I wish I cared about anything – or anyone – as much as the French care about the quality of their culinary experiences. This includes the wine they drink. It is not that the French “are into wine,” like the British “enjoy after-work pints,” or New Yorkers “delight in 17 dollar artisanal cocktails that involve egg whites and unnecessary sprigs of thyme” (New York is its own country in this scenario.) The French – and I am very much including young people here – come installed with software that allow them to know what the soil was like in particular regions in particular years, how big the vineyards are at various chateaux across the country, if said vineyards sit on slopes or hills, why that even matters, how the sun affected the grapes in a harvest three, four, five years ago…there are so many details, and the French are pros.

It is the wine, not the goal of getting drunk, that brings people together

Now, I’m not saying Americans are bad at wine. As I mentioned before, I grew up surrounded by adults who are entrenched in wine culture. And Americans have Napa Valley and vineyards in Michigan and the Hamptons and a slew of other places. But in my personal experience, wine culture in America is something you choose to immerse yourself in; it is something you choose to learn about. Most 16 year old kids in the States have no idea what “tannin” is, or that “taste” and “flavour” are two different things in wine. They’re too busy trying to break into their parents’ liquor cabinet on Friday nights to learn about details. The point of drinking when you are young in America is to get drunk.



In this regard, teenagers of the French variety have their shit together far before we do. Drinking for the pure purpose of getting drunk – especially drinking wine for that purpose – would be as appealing to French people as eating for the sole purpose of feeling uncomfortably full afterwards. From the get-go, the French have a respect for wine. Just like they do for their food. There is a dignity to what is consumed in France. It is an affable experience that involves of all the senses.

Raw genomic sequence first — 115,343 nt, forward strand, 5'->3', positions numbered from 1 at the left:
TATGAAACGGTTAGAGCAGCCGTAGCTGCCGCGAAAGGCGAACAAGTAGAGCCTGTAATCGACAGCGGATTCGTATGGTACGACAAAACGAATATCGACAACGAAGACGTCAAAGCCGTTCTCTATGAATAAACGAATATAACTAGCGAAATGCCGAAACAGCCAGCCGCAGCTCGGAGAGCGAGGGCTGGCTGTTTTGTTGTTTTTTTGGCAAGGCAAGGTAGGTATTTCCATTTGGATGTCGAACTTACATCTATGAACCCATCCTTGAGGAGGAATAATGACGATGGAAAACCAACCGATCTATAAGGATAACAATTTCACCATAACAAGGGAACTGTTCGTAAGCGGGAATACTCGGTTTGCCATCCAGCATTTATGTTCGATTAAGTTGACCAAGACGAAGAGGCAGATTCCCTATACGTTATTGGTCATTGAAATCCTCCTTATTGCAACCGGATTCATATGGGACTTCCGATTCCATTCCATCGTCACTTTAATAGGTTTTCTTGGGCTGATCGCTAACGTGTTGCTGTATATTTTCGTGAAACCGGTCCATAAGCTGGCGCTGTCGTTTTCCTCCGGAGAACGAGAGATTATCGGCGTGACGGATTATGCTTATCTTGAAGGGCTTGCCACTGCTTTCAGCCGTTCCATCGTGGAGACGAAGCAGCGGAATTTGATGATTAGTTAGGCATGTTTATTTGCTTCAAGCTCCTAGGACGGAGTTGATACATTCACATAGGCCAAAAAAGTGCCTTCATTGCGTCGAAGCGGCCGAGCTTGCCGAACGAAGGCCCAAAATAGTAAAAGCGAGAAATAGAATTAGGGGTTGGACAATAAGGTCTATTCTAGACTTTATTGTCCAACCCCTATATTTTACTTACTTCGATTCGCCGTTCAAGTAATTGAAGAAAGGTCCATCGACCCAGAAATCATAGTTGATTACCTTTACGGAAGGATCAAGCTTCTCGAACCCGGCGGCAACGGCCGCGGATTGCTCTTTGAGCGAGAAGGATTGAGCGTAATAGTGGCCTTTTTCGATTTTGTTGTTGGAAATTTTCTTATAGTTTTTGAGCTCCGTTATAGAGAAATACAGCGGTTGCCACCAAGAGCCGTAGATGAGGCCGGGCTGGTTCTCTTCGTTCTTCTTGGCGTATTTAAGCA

The French approach to wine does not stop anyone from getting drunk with their friends, but it is the wine, not the goal of getting drunk, that brings people together.

Learning curve

After a few months of living in Paris, I had made some French friends and was invited to my first all-French-people soiree in someone’s apartment in the 20eme. I was a little nervous because 1) My French was God-awful, and 2) It was BYOB. The pressure was on.

In Paris, everyone dissects the label like Baudelaire had personally written a poem on it

In New York City, as a young adult, when you are invited to someone’s home for a party you bring wine, the host takes it from you, thanks you, and puts it on the table with all the other wine.

In Paris, you bring wine, the host takes it from you, and then everyone takes turns caressing its’ body and dissecting the label like Baudelaire had personally written a poem on it. “Les Yeux de les Ivrognes” (#PedanticFrenchJokes). Then they put it on the table.